Liberal arts for Muslims: Scott Korb on Zaytuna College

August 27, 2013
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Scott Korb, coauthor of The Faith Between Us, did research on the nation’s first Muslim liberal arts college and wrote a book about it: Light without Fire. Zaytuna College, located in Berkeley, California, near the campus of the Graduate Theological Union, describes its mission as preparing “professional, intellectual, and spiritual leaders who are grounded in the Islamic scholarly tradition and conversant with the cultural currents and critical ideas shaping modern society.” The college expects to have about 60 students when it begins its third year of classes this fall.

Can you briefly describe the nature of Zaytuna College?

The school originally began as a liberal arts college with two majors, one in Islamic law and theology and one in Arabic. In the second year, it shifted to a Great Books model and a focus on the seven liberal arts—logic, rhetoric, grammar, astronomy, music, geometry and math.

The school is trying to instill the moral and ethical commitments that the founders believe are the key to Islam. Academics are important, but training morally sound individuals is most important.

Why the Great Books approach?

One of the founders is Sheikh Hamza Yusuf, whose father was a student at Columbia University and studied the Great Books with Mark Van Doren, who wrote a book called Liberal Education. Sheikh Hamza believes in that model. He thinks that if students study the same materials, they can have a common conversation that goes back through history.

The program integrates Islamic voices into a Western tradition that to some extent has ignored them. But it also includes Western voices that haven’t been considered as essential to an Islamic education.

Founders of the school talk about an “indigenous American Islam.” Can you say more about what that means?

At the intellectual level, it means an Islam that engages with American poetry, literature, history and so on and deals with figures like Thoreau, whom Sheikh Hamza mentions often.

The school also believes that there is no way for Islam to grow or to take root in this country if Muslims aren’t building institutions that approach the culture with openness. It doesn’t see any disconnect between being Muslim and being American, and it is trying to communicate that to the students.

Sheikh Hamza compares what Zaytuna is doing with the experiences of Catholics in this country. For a long time, Catholics were a despised minority. Then they built institutions and started contributing to the commonweal of the country. Zaytuna’s founders think that the school can be a place that trains individuals of all kinds, but who all wear the badge of Zaytuna in the world and participate in the common good. An indigenous American Islam is rooted here and looks forward to the time when Islam is as much a fabric of American culture as Catholicism is.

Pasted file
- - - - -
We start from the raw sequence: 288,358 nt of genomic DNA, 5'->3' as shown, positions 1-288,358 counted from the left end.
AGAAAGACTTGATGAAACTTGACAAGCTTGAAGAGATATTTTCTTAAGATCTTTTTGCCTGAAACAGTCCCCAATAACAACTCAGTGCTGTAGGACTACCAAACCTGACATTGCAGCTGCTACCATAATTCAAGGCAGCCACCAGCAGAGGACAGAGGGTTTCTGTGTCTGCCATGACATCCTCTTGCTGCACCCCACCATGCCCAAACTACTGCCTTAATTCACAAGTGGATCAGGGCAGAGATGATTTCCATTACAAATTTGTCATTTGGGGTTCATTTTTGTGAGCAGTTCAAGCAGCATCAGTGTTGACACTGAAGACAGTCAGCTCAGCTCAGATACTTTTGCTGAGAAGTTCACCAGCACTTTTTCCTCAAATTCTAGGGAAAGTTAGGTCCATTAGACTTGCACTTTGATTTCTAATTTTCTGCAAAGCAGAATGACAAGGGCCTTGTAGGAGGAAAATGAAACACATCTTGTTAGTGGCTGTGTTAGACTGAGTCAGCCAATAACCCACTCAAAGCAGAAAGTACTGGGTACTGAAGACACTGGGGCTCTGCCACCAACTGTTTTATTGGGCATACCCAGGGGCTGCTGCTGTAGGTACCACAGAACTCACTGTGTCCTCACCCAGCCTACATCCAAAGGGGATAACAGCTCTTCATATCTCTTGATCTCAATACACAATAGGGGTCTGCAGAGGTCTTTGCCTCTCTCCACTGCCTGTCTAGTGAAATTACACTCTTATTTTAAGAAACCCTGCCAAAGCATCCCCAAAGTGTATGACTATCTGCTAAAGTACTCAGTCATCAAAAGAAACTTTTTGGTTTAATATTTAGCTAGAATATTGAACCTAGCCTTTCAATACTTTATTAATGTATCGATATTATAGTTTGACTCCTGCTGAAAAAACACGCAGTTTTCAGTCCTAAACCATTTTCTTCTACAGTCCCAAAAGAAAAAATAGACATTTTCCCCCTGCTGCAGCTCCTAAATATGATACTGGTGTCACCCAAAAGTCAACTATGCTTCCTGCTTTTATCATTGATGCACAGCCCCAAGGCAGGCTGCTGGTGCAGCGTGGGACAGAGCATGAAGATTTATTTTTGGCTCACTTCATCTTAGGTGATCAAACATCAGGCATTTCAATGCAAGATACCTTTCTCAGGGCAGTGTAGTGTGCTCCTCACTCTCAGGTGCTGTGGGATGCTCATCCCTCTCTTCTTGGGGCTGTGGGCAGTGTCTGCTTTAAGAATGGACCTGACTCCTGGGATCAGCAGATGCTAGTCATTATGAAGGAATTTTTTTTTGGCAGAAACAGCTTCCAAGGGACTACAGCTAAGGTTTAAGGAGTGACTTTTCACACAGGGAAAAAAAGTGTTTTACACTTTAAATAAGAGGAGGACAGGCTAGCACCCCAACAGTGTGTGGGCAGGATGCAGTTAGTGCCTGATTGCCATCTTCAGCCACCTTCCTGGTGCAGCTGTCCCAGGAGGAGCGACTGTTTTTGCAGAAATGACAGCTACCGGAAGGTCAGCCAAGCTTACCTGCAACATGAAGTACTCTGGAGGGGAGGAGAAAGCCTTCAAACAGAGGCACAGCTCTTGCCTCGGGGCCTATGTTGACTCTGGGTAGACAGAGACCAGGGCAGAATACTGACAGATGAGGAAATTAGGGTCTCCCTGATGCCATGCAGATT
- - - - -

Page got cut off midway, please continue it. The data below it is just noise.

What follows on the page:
How important was September 11, 2001, to the founding of Zaytuna College?

Some scholars describe September 11 as a catalyst for Muslims in this country to begin organizing themselves and become more mature participants in the culture.

Yet before 9/11, Sister Marianne Farina of the Dominican School of Theology and Philosophy, one of the schools of the Graduate Theological Union, asked Sheikh Hamza: “Where are the Muslim colleges?” Whether Sheikh Hamza would have drawn the resources around him and been inspired to form a college without the events of 9/11 is hard to say, but the foundations were already in place.

Many religious liberal arts colleges face a conflict between maintaining their religious identity and pursuing a diverse student body. How does this conflict take shape at Zaytuna?

There will be a time when Zaytuna has to address those issues. For example, would a gay Muslim be accepted at the school?

Sheikh Hamza wrote recently, “While I do adhere to the tenets of my religion regarding the prohibition of same-sex relations, it is a personal commitment to my faith. But as a citizen of this country, I respect the secular principles that enable me to practice my faith freely, and I recognize and honor the rights of others to differ and to hold contrary positions.”

My sense is that in time Zaytuna will begin to be populated by people who hold contrary positions. That won’t be easy for the school, but I don’t think that Zaytuna wants to make homosexuality a central prohibition. They are going to have to grapple with it, because there will be students who are gay. Those students will want to be there for the same reason all the other students want to be there: to learn sacred knowledge from people they believe possess it and to get what they consider to be a fine education.

The founders of the school are charismatic figures with national and international renown in Islamic circles. How does this shape the school?

It has shaped the school insofar as many of the students have wanted to attend because they want to study with Sheikh Hamza and other faculty. But the success of the school will come from demonstrating that an education at Zaytuna equips people to engage the culture in meaningful ways that honor God. The founders want the school to outlive them, so I doubt that the founders want the school to exist on their names.


Letter from H. James Hopkins

Thank you for the interview with Scott Korb on Zaytuna College, “Liberal arts for Muslims” (Sept. 4). I wish the article had noted that Zaytuna is currently located on the campus of the American Baptist Seminary of the West in Berkeley. The hospitality of ABSW stands as an important counter to the anti-Muslim stance so prominent in much of the Baptist tradition.

H. James Hopkins

Chair, Board of Trustees,

American Baptist Seminary of the West

Oakland, Calif.